Effect of loading direction on grain boundary failure under shock loading

SJ Fensin and JP Escobedo-Diaz and C Brandl and EK Cerreta and GT Gray and TC Germann and SM Valone, ACTA MATERIALIA, 64, 113-122 (2014).

DOI: 10.1016/j.actamat.2013.11.026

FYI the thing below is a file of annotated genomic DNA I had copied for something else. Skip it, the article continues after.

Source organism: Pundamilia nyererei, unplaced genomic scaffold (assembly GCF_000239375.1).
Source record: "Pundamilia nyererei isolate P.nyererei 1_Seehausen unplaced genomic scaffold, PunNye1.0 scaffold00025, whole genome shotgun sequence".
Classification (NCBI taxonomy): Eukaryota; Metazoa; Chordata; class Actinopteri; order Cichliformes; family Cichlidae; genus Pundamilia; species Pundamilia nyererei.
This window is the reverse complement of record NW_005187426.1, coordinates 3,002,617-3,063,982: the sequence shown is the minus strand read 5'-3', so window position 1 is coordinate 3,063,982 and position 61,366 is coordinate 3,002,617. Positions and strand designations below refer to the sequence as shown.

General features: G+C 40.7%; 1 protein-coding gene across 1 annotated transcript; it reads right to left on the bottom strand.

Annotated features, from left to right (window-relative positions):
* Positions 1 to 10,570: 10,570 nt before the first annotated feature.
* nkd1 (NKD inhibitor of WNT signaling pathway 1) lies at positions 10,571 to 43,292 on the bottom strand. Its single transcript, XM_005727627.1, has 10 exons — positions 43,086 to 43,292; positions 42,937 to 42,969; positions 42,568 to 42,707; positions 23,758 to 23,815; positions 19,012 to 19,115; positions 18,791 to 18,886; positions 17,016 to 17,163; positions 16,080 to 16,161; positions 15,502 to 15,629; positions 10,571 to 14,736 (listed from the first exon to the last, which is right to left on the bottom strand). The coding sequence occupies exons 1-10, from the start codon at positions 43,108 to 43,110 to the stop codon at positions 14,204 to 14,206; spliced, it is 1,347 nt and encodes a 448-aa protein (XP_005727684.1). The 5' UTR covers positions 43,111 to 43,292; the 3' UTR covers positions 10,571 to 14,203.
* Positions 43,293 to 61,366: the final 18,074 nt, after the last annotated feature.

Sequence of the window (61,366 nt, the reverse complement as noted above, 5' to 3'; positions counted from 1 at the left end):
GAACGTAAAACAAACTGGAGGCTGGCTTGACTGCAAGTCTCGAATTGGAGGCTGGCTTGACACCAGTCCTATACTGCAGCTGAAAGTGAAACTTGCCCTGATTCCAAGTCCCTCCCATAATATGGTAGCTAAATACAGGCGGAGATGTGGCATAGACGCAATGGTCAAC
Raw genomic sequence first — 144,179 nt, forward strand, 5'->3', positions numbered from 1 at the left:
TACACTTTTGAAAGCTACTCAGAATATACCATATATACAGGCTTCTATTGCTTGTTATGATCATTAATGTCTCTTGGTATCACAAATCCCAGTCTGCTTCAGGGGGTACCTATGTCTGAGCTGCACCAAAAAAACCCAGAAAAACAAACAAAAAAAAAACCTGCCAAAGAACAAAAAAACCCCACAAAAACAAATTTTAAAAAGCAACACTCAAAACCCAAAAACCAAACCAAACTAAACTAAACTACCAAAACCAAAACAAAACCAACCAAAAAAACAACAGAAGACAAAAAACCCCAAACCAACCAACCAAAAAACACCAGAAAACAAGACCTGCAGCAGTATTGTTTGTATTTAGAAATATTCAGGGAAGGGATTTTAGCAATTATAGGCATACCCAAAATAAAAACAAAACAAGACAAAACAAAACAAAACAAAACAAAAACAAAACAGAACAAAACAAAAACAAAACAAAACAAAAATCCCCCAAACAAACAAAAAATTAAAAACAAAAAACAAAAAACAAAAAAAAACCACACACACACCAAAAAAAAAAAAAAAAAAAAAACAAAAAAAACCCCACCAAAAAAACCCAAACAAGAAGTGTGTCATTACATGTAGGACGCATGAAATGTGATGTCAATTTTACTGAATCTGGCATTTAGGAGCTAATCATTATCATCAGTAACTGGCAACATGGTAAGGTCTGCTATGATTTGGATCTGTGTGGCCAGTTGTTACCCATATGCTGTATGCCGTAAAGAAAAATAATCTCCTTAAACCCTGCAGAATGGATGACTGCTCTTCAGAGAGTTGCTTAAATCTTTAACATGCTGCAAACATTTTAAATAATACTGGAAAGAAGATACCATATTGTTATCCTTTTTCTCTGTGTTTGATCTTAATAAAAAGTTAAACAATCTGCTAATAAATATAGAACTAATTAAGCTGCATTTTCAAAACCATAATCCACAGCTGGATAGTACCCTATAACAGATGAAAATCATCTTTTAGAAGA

We investigate the effect of grain boundary inclination with respect to the loading direction on void nucleation at a boundary, using plate impact experiments on polycrystalline copper. Examination of damaged specimens reveals that boundaries perpendicular to the loading direction are an order of magnitude more susceptible to failure than those parallel to the loading direction. We investigate the mechanisms and reasons behind this experimental observation through molecular dynamics (MD) simulations, as a function of loading direction, in a copper bicrystal. Two extremes of loading directions are considered, either parallel or perpendicular to the grain boundary plane, spanning the range that grain boundaries within a polycrystalline sample will ordinarily experience under uniaxial strain conditions. Using MD simulations, we demonstrate that, during shock compression, the ability of a boundary to undergo plastic deformation is altered measurably by changing the loading direction with respect to the boundary plane. This change in the plastic response of the GB affects the development of stress concentrations believed to be responsible for void nucleation. MD simulations show that boundaries perpendicular to the loading direction do not undergo as much plastic deformation, by dislocation emission, as those parallel to the loading direction. The lack of plastic deformation at the GB, in the perpendicular loading case, can decrease the stress required for void nucleation. The MD results are consistent with experimental observations, and support the contention that plastic response of a grain boundary under shock compression can be a contributing, or even dominating, factor in determining the stress for void nucleation. (C) 2013 Acta Materialia Inc. Published by Elsevier Ltd. All rights reserved.

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